What is the San Francisco Bay-Delta Estuary
San Francisco Bay and the Delta combine to form the West Coast’s largest estuary, where fresh water from the Sacramento and San Joaquin rivers and watersheds flows out through the Bay and into the Pacific Ocean. The Estuary came into being about the time humans arrived in North America. Around 12,000 years ago, the glaciers receded, the sea level rose and ocean waters rushed into the bedrock trough that forms San Francisco Bay. Over the next 10,000 years, the waters continued their inland migration. The Delta formed, not in the way that most river deltas build up from sediment deposition but as a sort of complicated lake. A bedrock barrier in the hills at the Carquinez Strait formed a natural levee. As sediments from the two great rivers accumulated behind it, a Byzantine network of 80 atoll-like islands and hundreds of miles of braided channels formed a huge marsh. A notch in the bedrock barrier allowed a stream of water and sediment to escape, forming San Pablo Bay.
In the 1830s, San Francisco Bay covered almost 700 square miles. By that time, it had evolved into a rich ecosystem; almost a million fish passed through, and 69 million acre-feet of water flowed down from mountain headwaters toward the sea. But in 1848 the Gold Rush began, and hydraulic mining plugged the rivers and bays with more than one billion cubic yards of sediments. Over time, farmers and city builders filled up more than 750 square miles of tidal marsh, and engineers built dams to block and store the rush of water from the mountains into the Estuary, as well as massive pumps and canals to convey this water to thirsty cities and farms throughout the state.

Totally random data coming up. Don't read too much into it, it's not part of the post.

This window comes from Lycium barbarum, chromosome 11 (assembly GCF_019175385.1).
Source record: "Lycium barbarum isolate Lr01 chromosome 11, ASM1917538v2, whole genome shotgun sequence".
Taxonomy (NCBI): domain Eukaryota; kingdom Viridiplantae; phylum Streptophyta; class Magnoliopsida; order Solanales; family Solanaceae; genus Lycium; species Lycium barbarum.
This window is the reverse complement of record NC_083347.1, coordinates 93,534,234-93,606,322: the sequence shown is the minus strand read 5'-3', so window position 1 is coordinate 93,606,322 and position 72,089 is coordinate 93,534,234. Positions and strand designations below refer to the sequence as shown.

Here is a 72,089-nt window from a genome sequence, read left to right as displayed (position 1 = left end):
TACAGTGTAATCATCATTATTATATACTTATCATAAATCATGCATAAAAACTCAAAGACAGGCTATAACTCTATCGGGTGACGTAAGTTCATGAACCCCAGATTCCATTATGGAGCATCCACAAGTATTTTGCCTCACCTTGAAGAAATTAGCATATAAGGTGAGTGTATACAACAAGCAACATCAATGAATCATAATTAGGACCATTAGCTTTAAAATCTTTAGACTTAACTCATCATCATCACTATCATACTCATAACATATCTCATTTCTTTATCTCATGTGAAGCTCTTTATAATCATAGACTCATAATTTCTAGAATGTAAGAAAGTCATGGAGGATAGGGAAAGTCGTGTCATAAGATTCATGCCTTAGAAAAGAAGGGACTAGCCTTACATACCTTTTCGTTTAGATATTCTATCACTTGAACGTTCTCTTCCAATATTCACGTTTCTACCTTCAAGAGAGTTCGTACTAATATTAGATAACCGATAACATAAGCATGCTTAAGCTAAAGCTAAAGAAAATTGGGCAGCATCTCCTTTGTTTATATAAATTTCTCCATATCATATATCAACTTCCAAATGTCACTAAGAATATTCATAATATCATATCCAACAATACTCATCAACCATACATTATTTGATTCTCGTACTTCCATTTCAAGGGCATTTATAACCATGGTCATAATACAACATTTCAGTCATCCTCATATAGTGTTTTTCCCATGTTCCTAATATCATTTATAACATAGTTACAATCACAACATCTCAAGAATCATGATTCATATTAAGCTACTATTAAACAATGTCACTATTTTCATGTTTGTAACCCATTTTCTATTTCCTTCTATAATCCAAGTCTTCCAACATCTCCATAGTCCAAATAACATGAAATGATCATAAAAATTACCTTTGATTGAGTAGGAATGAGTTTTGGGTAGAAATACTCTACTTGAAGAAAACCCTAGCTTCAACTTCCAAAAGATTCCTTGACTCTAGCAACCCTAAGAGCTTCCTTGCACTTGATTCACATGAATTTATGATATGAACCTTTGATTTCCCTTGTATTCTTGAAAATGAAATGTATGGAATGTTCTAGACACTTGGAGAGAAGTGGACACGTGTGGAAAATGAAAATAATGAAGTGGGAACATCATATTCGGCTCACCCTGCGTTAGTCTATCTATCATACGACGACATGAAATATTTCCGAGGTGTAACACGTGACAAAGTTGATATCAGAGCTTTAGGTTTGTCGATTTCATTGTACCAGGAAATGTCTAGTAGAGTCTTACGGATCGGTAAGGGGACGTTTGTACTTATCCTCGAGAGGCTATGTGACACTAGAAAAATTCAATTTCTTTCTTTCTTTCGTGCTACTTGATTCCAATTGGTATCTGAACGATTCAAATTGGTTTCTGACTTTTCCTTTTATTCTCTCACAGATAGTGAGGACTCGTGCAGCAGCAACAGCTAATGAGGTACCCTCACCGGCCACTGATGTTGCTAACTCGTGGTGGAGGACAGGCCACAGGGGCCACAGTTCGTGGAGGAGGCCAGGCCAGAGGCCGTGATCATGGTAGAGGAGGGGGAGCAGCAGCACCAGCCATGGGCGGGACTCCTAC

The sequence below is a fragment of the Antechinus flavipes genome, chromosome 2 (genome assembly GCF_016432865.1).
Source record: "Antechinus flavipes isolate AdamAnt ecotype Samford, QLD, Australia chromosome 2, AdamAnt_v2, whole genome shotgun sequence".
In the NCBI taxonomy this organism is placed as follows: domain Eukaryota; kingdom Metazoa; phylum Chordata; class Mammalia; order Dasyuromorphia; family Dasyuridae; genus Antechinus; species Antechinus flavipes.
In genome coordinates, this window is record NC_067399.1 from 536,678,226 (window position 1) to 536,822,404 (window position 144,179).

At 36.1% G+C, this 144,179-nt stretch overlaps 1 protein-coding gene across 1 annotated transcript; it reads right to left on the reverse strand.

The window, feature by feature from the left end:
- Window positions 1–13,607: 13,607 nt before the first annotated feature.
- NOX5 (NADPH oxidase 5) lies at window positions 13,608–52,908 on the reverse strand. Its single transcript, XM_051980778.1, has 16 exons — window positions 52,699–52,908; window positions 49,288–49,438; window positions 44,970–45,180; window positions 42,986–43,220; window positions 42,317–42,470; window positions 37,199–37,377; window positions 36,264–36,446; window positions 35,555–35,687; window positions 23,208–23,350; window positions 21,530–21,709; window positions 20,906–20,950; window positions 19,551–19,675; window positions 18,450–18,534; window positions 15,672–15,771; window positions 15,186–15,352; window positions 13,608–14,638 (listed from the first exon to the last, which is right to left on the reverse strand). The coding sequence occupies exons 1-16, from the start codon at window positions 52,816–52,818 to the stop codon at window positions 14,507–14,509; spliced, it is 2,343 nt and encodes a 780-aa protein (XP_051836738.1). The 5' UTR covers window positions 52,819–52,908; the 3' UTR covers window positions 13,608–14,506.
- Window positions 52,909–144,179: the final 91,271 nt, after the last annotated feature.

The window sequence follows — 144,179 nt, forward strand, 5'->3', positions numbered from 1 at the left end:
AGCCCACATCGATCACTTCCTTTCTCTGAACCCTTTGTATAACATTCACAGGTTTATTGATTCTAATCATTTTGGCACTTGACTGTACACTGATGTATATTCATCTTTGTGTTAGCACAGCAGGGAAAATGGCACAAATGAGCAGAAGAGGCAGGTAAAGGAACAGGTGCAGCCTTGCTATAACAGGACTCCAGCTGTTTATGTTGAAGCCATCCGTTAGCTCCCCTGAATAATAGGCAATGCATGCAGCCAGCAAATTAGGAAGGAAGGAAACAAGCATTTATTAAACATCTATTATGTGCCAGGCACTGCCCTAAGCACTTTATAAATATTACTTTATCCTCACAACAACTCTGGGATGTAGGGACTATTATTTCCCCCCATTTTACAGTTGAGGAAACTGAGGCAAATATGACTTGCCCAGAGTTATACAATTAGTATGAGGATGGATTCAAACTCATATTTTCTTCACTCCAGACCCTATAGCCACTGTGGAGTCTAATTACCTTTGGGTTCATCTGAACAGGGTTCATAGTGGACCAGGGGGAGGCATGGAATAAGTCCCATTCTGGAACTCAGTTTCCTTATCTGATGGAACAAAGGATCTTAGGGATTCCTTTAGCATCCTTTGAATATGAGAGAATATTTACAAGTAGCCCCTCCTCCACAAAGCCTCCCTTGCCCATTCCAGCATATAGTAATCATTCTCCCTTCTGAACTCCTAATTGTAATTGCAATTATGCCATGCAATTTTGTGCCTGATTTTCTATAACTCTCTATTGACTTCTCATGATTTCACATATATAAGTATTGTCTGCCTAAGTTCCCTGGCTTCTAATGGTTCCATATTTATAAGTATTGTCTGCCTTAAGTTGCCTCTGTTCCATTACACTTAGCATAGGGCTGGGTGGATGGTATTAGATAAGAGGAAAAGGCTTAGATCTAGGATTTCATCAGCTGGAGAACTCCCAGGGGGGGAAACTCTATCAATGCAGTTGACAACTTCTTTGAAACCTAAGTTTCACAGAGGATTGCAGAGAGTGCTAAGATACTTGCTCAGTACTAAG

Today’s Estuary encompasses roughly 1,600 square miles, drains more than 40% of the state (60,000 square miles and 47% of the state’s total runoff), provides drinking water to 20 million Californians (two-thirds of the state’s population) and irrigates 4.5 million acres of farmland. The Estuary also enables the nation’s fourth largest metropolitan region to pursue diverse activities, including shipping, fishing, recreation and commerce. Finally, the Estuary hosts a rich diversity of flora and fauna. Two-thirds of the state’s salmon and nearly half the birds migrating along the Pacific Flyway pass through the Bay and Delta. Many government, business, environmental and community interests now agree that beneficial use of the Estuary’s resources cannot be sustained without large-scale environmental restoration.
Source: State of the Estuary, 1992-1997, San Francisco Estuary Project, 1997, p. ii.